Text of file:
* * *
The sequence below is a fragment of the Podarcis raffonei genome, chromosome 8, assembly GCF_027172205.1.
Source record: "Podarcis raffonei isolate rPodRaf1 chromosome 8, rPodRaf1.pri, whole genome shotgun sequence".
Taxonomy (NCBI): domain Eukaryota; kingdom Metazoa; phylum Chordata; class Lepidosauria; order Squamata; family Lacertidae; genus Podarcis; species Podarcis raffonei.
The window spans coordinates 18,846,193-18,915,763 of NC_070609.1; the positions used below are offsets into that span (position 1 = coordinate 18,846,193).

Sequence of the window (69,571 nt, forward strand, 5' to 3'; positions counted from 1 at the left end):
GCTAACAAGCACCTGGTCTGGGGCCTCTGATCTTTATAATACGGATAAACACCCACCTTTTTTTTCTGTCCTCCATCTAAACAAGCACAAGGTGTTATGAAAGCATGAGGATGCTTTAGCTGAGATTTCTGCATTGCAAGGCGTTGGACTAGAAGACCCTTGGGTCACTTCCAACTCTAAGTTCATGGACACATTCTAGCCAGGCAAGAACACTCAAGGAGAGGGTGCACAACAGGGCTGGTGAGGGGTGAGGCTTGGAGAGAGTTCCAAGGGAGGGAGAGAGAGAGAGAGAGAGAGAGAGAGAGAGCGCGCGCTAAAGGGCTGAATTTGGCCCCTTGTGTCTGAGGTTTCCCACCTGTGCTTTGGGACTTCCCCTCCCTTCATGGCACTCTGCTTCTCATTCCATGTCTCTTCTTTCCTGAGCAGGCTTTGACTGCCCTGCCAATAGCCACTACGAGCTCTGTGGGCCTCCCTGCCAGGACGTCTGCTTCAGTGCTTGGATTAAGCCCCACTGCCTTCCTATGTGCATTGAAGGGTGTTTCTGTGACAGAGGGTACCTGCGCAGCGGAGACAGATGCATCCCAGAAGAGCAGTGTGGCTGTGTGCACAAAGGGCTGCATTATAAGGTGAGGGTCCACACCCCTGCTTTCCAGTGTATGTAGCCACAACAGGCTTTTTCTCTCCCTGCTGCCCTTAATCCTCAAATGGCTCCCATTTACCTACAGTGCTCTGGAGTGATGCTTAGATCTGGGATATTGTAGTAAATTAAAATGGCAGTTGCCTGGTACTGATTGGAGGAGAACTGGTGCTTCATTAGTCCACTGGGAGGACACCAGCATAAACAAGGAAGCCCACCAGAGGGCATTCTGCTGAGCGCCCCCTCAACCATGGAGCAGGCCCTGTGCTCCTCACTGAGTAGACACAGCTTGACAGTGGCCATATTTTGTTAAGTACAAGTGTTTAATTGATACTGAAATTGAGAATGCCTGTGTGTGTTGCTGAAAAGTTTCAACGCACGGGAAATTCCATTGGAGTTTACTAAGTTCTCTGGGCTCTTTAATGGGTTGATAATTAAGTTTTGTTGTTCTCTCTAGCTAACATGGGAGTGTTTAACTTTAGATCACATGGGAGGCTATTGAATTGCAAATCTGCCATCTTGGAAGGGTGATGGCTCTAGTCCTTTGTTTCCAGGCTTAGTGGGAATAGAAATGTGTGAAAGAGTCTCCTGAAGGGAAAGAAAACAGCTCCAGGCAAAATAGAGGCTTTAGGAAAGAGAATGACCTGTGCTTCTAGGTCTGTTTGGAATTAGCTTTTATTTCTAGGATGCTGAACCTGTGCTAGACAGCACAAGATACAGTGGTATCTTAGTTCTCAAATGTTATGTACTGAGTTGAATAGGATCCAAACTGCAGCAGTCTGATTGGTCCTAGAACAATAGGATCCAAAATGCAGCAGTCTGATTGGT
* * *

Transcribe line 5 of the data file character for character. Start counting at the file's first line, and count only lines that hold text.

Sequence of the window (69,571 nt, forward strand, 5' to 3'; positions counted from 1 at the left end):